HME News

FEB 2019

HME News is the monthly business newspaper for home medical equipment providers. This controlled circulation publication reaches 17,100 home medical equipment services providers, including traditional HME dealers & suppliers, hospital- and pharmacy-o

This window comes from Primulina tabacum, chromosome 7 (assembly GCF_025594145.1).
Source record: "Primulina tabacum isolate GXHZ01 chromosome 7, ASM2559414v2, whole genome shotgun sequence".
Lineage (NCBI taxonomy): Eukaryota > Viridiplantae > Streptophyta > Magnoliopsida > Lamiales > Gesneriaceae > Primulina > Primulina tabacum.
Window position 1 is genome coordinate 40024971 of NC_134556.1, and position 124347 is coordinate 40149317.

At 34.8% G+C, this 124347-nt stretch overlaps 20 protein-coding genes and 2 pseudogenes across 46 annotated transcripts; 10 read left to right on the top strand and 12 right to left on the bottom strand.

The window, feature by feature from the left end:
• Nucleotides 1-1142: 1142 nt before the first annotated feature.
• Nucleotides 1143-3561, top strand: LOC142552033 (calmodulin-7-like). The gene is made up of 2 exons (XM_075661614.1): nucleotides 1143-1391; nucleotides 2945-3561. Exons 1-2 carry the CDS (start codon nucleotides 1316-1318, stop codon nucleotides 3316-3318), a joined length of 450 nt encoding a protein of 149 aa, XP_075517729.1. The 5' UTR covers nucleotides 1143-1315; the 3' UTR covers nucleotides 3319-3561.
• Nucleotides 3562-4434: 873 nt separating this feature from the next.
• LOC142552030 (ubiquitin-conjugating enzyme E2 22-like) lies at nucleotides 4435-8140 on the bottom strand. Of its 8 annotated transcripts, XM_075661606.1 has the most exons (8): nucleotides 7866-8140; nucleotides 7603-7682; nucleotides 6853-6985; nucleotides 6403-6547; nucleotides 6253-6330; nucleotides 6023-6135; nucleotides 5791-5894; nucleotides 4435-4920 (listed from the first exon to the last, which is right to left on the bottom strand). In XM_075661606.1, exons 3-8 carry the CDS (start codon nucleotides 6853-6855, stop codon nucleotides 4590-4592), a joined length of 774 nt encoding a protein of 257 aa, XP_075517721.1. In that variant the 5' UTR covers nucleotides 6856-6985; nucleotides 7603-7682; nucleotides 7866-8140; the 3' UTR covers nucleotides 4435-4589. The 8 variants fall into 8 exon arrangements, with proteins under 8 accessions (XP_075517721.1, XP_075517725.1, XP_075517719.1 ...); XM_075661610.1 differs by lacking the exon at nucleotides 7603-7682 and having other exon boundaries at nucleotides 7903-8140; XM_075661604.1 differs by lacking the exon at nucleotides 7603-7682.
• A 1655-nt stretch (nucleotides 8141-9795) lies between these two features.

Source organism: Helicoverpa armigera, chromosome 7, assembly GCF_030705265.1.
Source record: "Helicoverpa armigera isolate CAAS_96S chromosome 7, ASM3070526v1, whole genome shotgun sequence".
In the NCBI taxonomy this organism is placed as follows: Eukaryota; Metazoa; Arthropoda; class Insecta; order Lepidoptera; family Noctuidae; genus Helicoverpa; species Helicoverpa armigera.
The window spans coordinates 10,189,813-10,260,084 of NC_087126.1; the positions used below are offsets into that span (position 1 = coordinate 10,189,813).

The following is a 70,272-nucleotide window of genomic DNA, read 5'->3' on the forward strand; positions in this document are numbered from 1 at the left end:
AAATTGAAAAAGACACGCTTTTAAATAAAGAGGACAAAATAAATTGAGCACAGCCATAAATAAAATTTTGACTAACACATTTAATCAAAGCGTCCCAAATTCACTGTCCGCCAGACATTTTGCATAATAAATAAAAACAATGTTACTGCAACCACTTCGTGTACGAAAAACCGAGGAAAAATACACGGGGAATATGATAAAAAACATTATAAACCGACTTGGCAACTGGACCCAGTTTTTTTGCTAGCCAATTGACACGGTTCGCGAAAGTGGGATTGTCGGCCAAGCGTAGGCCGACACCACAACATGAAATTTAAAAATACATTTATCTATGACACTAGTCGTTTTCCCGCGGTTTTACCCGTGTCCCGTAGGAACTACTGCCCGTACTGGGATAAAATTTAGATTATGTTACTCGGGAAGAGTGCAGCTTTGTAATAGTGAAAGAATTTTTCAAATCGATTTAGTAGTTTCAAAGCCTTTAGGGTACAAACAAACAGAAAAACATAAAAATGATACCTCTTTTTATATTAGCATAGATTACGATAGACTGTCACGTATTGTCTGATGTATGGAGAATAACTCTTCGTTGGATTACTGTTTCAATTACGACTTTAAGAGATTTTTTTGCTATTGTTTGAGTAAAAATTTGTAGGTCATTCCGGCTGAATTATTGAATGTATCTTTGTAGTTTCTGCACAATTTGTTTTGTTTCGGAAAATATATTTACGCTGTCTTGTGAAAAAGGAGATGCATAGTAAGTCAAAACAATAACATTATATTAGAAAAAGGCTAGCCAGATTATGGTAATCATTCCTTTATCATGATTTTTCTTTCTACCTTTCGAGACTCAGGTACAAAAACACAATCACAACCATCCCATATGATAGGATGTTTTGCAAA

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Rx and Specialty Providers hme news / february 2019 / www.hmenews.com 17 p I tt SBURG h – Highmark will increase the ability of their members to receive home infusion starting Jan. 1. As part of a new site of care program from the health insurer's pharmacy team, members will be able to receive infusion therapies in their home, doctor's office or at an infusion site, pending a prior authorization process, instead of in a hospital outpatient setting. "By receiving infusion therapies at other sites, members can reduce transportation times, see more flexibility in their schedules and receive their treatment in a more comfortable and private environ- ment," said Sarah Marche, vice president, Pharmacy Services. Ini- moneyline Highmark prioritizes home infusion for its members tially, the change will be applicable to fully insured commercial mem- bers in all regions of Highmark's core insurance markets Infu c are r x makes buy AS t ON, p a. – InfuCare Rx has acquired Factor One Source Fast Pharmacy, a specialty pharmacy focused on conditions related to hemophilia, rheumatology, dermatology, immu- noglobulin therapy and gastroen- terology. The Cumberland, Md.- based Factor One, with branch locations in l ouisiana and Texas, can serve all 50 states, according to a press release. The deal is in line with InfuCare's plans to integrate and expand its services, said Deven Patel, InfuCare CEO. s oleo o P ens locat I on I n bI rm I n G ham MCKINNEY, t exas – Soleo Health has opened a specialty infusion pharmacy in Birmingham, Ala., expanding the company's foot- print to 19 locations nationwide, with licensure in all 50 states. The 4,000-square-foot location features a sterile pharmacy com- plex equipped with state-of-the- art compounding capabilities. It offers patients the flexibility of receiving their care in their homes or on-site in one of three ambula- tory infusion suites. " w e selected this area as a complement to our Mobile, Ala., location" said Drew w alk, CEO. HME pharmacy," said Jennifer Charron, vice president for clinical servic- es at NHIA. "A lot of things are changing, with new technology and products coming into the space and so many new medica- tions coming out." This year's event is slated for March 9-13 in Orlando, Fla. The educational programming brings back longtime favorites like roundtable sessions, as well as builds upon two certificate pro- grams introduced last year: a ster- ile compounding clinic and home infusion nursing essentials, says Charron. The conference also shines a light on issues making headlines in the broader medical world, with sessions on medical mari- juana and the opioid crisis, says Charron. "Medical cannabis is some- thing that is happening in our space," she said. "How do we manage patients who are on that? And the opioid epidemic is hitting hard in all states, but we have to have effective pain management for patients while reducing future risk." l ines are blurring within the business side of home infusion, too, says Charron, particularly between sales and clinical care. Industry expert l ouis Feuer will guide attendees through strat- egies to engage and recognize employees. "Everybody is a salesperson or a representative of the organiza- tion," she said. "From the clini- cians working with physicians to create the orders to the person who is handling the billing. w hat does that feel like and what are the ways to do it?" w oven throughout the con- ference—and even ahead of it—is a new payment model for home infusion and the tem- porary transitional payment, which went into effect Jan. 1, says Charron. " w e're doing a lot of educa- tion prior to the conference and will provide an update on the current state of Medicare cover- age and where we'd like to move it," she said. "It's a big thing for the industry to have some level of payment structure for patient services." HME more than 6,000 patients, has commissioned KPMG to under- take a multi-phase study on the use of non-invasive vents in treating chronic respiratory fail- ure and COPD. The first results, released in October, show that patients using vents at home have the lowest overall costs and hospital rates, a win-win for everyone. Speaking of winners, providers say they are seeing an increase in interest for travel CPAPs, in our No. 3 most read specialty story, "Travel CPAP ready for 'next wave.'" Not only do the portable devices make it easier for sleep Cross is training for and hopes to compete in the 2020 Paralympic Games in Tokyo. So far, SDSU has one track and field and three wheelchair ten- nis athletes; however, the school hopes to add aquatics and wheel- chair basketball to its offerings, as well as recruit more student- athletes by spreading the word at high school competitions and events. " w e're hoping to get a lot of kids from California, because until now they had to go out of state in order to (compete) in college," said Jones. Universities with adaptive sports programs have two things going for them, says l isa w ells, vice president of marketing at Cure Medical. "If schools want to stand out as being progressive on social issues as well as a leader in sports programs, then adding adaptive sports is the way to go to improve and expand on their community reputation," she said. HME next round of bidding, it's any- body's guess, but Bachenheimer anticipates it will be sooner rather than later. " w e are guessing within the next month or two, we will start to see CMS's initial announce- ments about schedules of when things will be happening," she said. "CMS had indicated they are committed to education, because this is such a different bidding process." w ith the government shut- down heading into a fourth week, there's not a lot getting done in Congress, so stakehold- ers say it's too soon to predict when any new HME-related leg- islation, including a new version of H.R. 4229, could get intro- duced. That bill, which would have delayed a second round of reimbursement cuts, garnered 158 co-sponsors. " w e've got our work cut out for us identifying what are the priori- ties and who are the champions that will carry the torch for us," said John Gallagher, vice presi- dent of government relations for VGM. In addition to the chaos of the shutdown, there are many new faces on Capitol Hill. Many com- mittee assignments haven't been identified yet, and newly elected lawmakers are still staffing their offices. "That's a big deal—that's where we make a lot of our progress," said Gordon Barnes, director of communications for AAHomec- are. "A lot of things are still in flux with staffers and new people. It's a challenge for everybody." HME S t AKE h OLDERS , CMS MEE t c o n t i n u e d f r o m pa g e 1 apnea patients to stick with their therapy, the devices actually look "cool," a description not typical- ly applied to DME. Rounding out the list is our No. 4 most read specialty pro- vider story, "Mail-order changes a 'good first step.'" The 2019 budget for the Department of Health and Human Services included provisions that would require CMS to enforce its own rules for the national mail-order diabetes program, thus preserv- ing beneficiary access, which in turn, has been shown to improve outcomes and reduce hospitalizations. HME v EN t S DOMINA t E IN 2018 c o n t i n u e d f r o m p r e v i o u s pa g e a good thing. HME: What do you find most rewarding about orthotics? Hewlett: w hen I make a differ- ence in someone's life it gives me goose bumps. As a market- ing person, I was taught to watch my profit and loss statement on a daily basis. Once I started get- ting goose bumps, I left all that to my accountant and worked for goose bumps. The more I got, the checkbook kind of took care of itself. HME Milwaukee to expand its respira- tory and enteral nutrition to the entire state of w isconsin. w ith the backing of InTandem, PHS, which looks to grow both organically and through acquisi- tions, will spend the first part of 2019 mapping out an expansion plan, says Hamman. " w e're in the process of look- ing at what makes sense, whether N h IA UNBLURS th E LINES c o n t i n u e d f r o m p r e v i o u s pa g e ADA pt I v E c o n t i n u e d f r o m p r e v i o u s pa g e j IM h E w LE tt c o n t i n u e d f r o m p r e v i o u s pa g e that's offering the full-service line that we provide now or whether it makes more sense to offer partial lines in certain areas," he said. Although more care is shifting to the home, there's a particular emphasis on keeping medically fragile children out of the hospi- tal setting, says Hamman. " w e can provide the same level of care at home at a much cheaper price," he said. " w e are the experts in how to do it." HME ph S AND p E c o n t i n u e d f r o m pa g e 1